The return of a pop music masterpiece

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With the announcement this week of Taylor Swift’s 1989 (Taylor’s Version), Rob Freeman revisits the moment that changed the artist’s career forever.


On Wednesday, Taylor Swift announced that the re-recorded version of her 2014 album 1989 was set to be released in October. Since 2021, pop music fans have been excitedly consuming these re-recorded albums, dubbed “Taylor’s versions”, which have been streamed more than 1 billion times – far outstripping the originals.

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In 2019, music executive Scooter Braun acquired Swift’s previous record label Big Machine, taking ownership of her back catalogue before selling the Master tapes to an investment fund for a reported $300m. Embroiled for several years in a subsequent dispute, Swift decided to take back control by embarking on the project to re-record her entire back catalogue. Having worked through 2008’s Fearless and 2010’s Speak Now, and with the release in 2022 of 2012’s Red, her fans are revisiting this integral moment of Taylor Swift’s career – which saw the emergence of her “pop era”, and the reinvention of herself.

In a controversial move, Swift had chosen to step away from her country roots towards a more “alt-pop” direction on 2012’s Red. She brought in Swedish pop mega-producer Max Martin as collaborator, and singles I Knew You Were Trouble and We Are Never Ever Getting Back Together combined her traditional guitar sound with a more diverse set of influences, from EDM to dubstep. When the album was released, she faced a Dylan-esque backlash from her core, US country fanbase, but the move also found her an entirely new audience, in scores of pop music fans around the world.

Taylor swift 1989 album cover

Taylor swift 1989 album cover

But it wasn’t until her next album that Swift found the full expression of her new pop direction. 1989 was met with enthusiastic reviews the first time around in 2014: Billboard called it “a sophisticated tour-de-force”, while Rolling Stone said “it sounds like nothing she’s ever tried before”. And it’s fitting that Swift’s retrofuturist masterpiece should be returning to the mainstream nearly a decade after its first release. It is an album out of time, shuffling its influences and eras both musically and lyrically, through proleptic narratives of memory and loss, looking simultaneously backwards and forwards.

A message of hope

Created alongside friend, collaborator and Bleachers frontman Jack Antonoff, at the beginning of his own super-producer ascendency, 1989 is a pitch-perfect exercise in musicianship and album structure, with diaristic lyrics accompanied by lush synths and vocal percussion. From the liberal sprinkling of glossy ’80s synths throughout, to the washed-out Polaroid cover, the album is nostalgic, while brimful of anticipation about the future.

Opener Welcome To New York is on the surface about arriving in an overwhelming city with “a kaleidoscope of loud heartbeats”, but underneath is about starting again, perhaps after a failed relationship, dreaming of a new beginning. Album highlight Out of the Woods features a woman in the present remembering a relationship in the past, and looking forward to the future. “I remember thinking – are we out of the woods yet? Are we out of the woods? Are we out of the woods, yet? Are we out of the woods?”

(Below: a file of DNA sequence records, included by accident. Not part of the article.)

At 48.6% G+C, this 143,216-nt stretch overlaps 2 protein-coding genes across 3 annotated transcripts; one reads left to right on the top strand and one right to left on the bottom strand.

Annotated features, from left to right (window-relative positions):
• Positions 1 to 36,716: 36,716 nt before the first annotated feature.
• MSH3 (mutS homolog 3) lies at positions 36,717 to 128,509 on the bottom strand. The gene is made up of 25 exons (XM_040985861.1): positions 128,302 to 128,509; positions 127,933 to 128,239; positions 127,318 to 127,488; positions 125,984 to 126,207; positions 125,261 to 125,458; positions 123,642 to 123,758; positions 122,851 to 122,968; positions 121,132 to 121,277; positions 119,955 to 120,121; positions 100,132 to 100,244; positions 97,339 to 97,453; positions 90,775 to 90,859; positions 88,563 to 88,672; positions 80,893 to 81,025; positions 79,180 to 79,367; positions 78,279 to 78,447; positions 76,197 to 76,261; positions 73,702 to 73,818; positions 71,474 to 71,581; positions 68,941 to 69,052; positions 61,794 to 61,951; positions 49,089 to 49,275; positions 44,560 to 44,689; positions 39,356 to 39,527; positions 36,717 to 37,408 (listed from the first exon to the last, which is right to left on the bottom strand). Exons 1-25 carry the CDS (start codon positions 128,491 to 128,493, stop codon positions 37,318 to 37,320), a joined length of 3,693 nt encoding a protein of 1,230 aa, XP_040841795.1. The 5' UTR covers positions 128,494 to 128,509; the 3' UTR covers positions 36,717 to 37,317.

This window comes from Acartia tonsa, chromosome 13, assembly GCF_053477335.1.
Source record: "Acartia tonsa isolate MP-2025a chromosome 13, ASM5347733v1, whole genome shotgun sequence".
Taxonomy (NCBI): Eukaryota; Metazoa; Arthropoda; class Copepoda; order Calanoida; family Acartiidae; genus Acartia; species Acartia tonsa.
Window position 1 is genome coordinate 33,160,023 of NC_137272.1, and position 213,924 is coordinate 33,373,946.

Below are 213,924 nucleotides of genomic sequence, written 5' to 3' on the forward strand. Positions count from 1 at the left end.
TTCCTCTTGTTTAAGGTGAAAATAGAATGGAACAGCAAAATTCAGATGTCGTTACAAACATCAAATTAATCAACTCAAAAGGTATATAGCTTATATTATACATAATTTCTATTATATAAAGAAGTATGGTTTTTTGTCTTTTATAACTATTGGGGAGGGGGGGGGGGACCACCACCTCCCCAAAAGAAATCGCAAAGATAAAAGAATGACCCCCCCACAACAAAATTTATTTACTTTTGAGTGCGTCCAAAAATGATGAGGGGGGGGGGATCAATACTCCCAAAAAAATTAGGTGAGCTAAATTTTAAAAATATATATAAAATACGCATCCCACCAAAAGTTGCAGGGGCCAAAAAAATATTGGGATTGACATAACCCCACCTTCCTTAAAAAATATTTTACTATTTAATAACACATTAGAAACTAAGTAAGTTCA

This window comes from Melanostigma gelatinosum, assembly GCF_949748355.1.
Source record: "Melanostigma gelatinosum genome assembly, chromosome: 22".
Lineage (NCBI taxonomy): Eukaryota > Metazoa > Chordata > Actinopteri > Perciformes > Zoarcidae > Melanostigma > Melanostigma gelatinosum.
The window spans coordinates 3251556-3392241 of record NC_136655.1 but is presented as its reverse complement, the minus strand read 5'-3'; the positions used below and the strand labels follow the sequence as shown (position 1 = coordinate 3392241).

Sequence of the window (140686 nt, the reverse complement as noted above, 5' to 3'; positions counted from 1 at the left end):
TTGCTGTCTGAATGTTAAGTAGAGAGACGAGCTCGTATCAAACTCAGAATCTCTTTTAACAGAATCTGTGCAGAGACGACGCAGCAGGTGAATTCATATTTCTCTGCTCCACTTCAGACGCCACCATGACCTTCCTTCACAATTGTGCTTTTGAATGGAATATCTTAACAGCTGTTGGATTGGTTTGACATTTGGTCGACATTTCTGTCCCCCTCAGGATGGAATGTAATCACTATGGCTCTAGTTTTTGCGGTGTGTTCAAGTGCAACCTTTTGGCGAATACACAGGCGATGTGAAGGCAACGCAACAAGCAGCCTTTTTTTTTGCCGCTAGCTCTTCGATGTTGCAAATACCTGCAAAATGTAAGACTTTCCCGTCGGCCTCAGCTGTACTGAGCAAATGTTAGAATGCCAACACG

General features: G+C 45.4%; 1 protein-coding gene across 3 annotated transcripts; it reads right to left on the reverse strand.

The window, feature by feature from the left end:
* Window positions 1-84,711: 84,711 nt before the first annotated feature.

The album’s message is one of hope, of making something beautiful out of something difficult. In her 1995 book, She Bop: the definitive history of women in popular music,  Dr Lucy O’Brien writes that in pop: “there is the impression of both embattled strength and fragility. It is in Dusty Springfield’s taut notes, Chrissie Hynde’s jangling rock guitar, Amy Winehouse’s bluesy contralto.” And it is in Taylor Swift’s 1989.

With the release of the album, Swift gained – alongside a legion of new fans – a newfound respect from the wider music industry. She began to be referred to as an “auteur” rather than an artist, and the music publications that had previously ignored her started to pay attention. The alt-country musician Ryan Adams recorded an entire album of 1989 covers (met by some with a less-than-rapturous reception), and she became a permanent collaborator with Pitchfork darlings like Bon Iver’s Justin Vernon and The National’s Aaron Dessner.

1989 marked a turning point for Swift’s music, and a new relationship with her fans (at one point during the album’s press tour, she went so far as to publicly invite them to her house on television). Along with the energy she channels into her deeply personal yet relatable songwriting, she has put an equal amount of effort into the people who listen to her songs, creating a reciprocal relationship that has resulted in unwavering devotion among many. That’s why “Swifties” are so excited when she re-releases albums they first listened to the best part of a decade ago. At an awards ceremony in 2019, Taylor Swift said: “To the fans who come to the shows, who buy the albums, I just want you to know this one thing – you are the longest and best relationship I have ever had.”

1989 – Taylor’s Version will be released in October.

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